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Why Is Hollywood Holding Us Hostage in Reboot Hell?

The Silver Screen

Why Is Hollywood Holding Us Hostage in Reboot Hell?

Why Is Hollywood Holding Us Hostage in Reboot Hell?

Is Hollywood losing its steam or are we just living in such a fucked-up social climate that makes many of us Gen-Xers and older Millenials  want to retreat to the 80s and 90s by way of supporting this new TV and movie remake-reboot culture?

It almost never fails that when I roll out of bed in the morning and check my Twitter feed or scroll through my Instagram account, I get hit with a post from The Hollywood Reporter, Filmthusiast, or other TV-movie news sites, announcing some reboot of a decades-old TV show or a remake of a movie that I grew up watching as a kid.

It makes me wonder. Is Hollywood not able to squeeze originality out of its many writers or are we, the consumers, buying our own front-row-seat tickets to the Nostalgia-Abyss by backing it up and taking part in this latest trend? Click To Tweet

Now, don’t get me wrong, Hollywood has provided us with several trips down memory lane for many years; but in my opinion, it seems to have gotten totally out of hand, lately.

For me, the insanity started with the recent announcement of the remake of the comedy-classic Coming to America (Eddie Murphy, Arsenio Hall). The original was an instant hit back in 1988 as well as a pretty major part of my childhood. The McDowell’s restaurant, the Soul Glo jingle, and Mr. Randy Watson’s rendition of “Greatest Love of All” made for comedy gold back then. The Coming to America jokes, which ran so rampant through my house and my school, can be recited word-for-word by me, my brother, and our friends right now during regular every day conversation. Yeah, we’re weirdos. But, whatever.

That’s the reason I couldn’t understand why, after 30-plus years, they would want to tackle this super-funny film with a remake that sounds like it’s going to be headed straight for Flopville. Make it make sense, y’all.

Not only am I NOT here for this Coming to America 2 pre-catastrophe, I’m also not on-board for these Set It Off and House Party remakes. I told y’all it’s getting out of control.

LoveBScott.com recently posted that Issa Rae is planning to reboot the 1996 Set It Off (Jada Pinkett-Smith, Queen Latifah), another respected cult classic. I admire Rae and I think that she’s a talented writer-producer by the success of her first web-series The Misadventures of the Awkward Black Girl, as well as her hit  HBO original series, Insecure, which I can’t wait for its return later this year.  I would think that instead of dabbling in something that’s already been-here-and-done-that (and done quite well, I must say),  Issa should focus and use her artistic genius and flair to bring her fans more original content. I’m pretty sure her supporters would agree that we’d rather not see her go down this reboot-remake road. Issa, you’re too good for that shit, girl!

And that’s not all. According to The Hollywood Reporter, the same thing is in store for the 1990 cult comedy House Party (Kid-n-Play, Tisha Campbell, Martin Lawrence). Apparently Lebron James and his business partner Maverick Carter have collaborated with new director Calmatic (“Old Town Road“-Lil Nas X) to rebirth the hip-hop party movie of all hip-hop party movies. Do they think that they can do it better? I hope not; and, I seriously doubt it. But, I guess we’ll see how this one shakes out if it ever sees the light of day (*fingers crossed*).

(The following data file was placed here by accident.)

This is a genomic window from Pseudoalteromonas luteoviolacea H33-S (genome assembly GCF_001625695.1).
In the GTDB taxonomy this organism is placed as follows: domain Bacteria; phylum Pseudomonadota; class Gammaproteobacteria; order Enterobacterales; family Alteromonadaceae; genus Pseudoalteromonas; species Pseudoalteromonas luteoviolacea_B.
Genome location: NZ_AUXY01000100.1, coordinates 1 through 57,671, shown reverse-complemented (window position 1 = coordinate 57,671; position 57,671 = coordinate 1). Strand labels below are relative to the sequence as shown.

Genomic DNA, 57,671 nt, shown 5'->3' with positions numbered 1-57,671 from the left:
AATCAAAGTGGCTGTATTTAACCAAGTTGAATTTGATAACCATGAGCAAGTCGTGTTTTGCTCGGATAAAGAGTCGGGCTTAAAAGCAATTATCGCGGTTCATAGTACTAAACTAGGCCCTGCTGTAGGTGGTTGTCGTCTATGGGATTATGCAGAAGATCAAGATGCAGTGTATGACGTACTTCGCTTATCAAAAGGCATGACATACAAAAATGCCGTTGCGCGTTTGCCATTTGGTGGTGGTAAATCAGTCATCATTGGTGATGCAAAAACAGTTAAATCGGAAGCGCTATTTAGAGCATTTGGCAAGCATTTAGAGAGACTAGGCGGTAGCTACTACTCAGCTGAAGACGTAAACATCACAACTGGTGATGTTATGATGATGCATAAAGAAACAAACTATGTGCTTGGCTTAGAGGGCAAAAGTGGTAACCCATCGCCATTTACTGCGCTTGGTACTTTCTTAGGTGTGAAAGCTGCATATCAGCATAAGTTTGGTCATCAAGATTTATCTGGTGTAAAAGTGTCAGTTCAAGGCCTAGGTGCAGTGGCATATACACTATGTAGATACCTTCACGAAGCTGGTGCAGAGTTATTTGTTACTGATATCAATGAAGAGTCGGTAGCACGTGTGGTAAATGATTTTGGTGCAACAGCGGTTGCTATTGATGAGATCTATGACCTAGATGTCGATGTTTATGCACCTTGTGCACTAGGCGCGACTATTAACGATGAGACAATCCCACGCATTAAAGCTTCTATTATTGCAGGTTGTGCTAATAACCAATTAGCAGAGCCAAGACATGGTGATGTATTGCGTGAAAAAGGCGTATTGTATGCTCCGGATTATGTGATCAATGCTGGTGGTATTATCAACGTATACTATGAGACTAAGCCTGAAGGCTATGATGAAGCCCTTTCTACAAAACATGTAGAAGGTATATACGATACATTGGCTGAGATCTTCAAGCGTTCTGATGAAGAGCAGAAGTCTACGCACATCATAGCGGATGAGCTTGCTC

Before they keep going down the road to reboot hell, hopefully the producers and other Hollywood bigwigs would take the time to think about what happened to the all-female Ghostbusters (2016), Godzilla (2018), The Mummy (2017), Footloose (2011). Shall I go on?

Not only are movies being overrun by this remake-reboot epidemic, it’s taken over the small screen as well. Hit TV shows such as Charmed, Full House, Punky Brewster, That’s So Raven, Saved by the Bell, Beverly Hills 90210, Murphy Brown, and many others have been thrust back onto us with a vengeance. While some make work, others are hanging on by a raveling string or have been sent into the doom of cancellation, because they just don’t have that same pizzazz that they did when they captured our hearts and minds back in the day.

I love to watch old TV shows and old movies that I grew up on from time to time. Yeah, the original ones. I’m a total sucker for old episodes of Golden Girls, Fresh Prince of Bel-Air, Martin, The Office, and many others. I also relish in logging into one of my many streaming services and watching old movies like Can’t Buy Me Love (1987), The Fugitive (1993), Terminator 2: Judgment Day (1991), What’s Eating Gilbert Grape (1993), and many others, taking that trip down memory lane. I just don’t believe in playing around with greatness. When there’s a movie or TV show that has hit its pinnacle of success, it should be against some Hollywood law for anyone to attempt to tamper with its awesomeness.

Is creativity slipping away from the creators? Is it just being lazy? Is it easy money for Hollywood? Is it a way to for the viewer to escape from the harsh realities that we’re currently dealing with by delving back into our childhood?

Or, is it all of the above?

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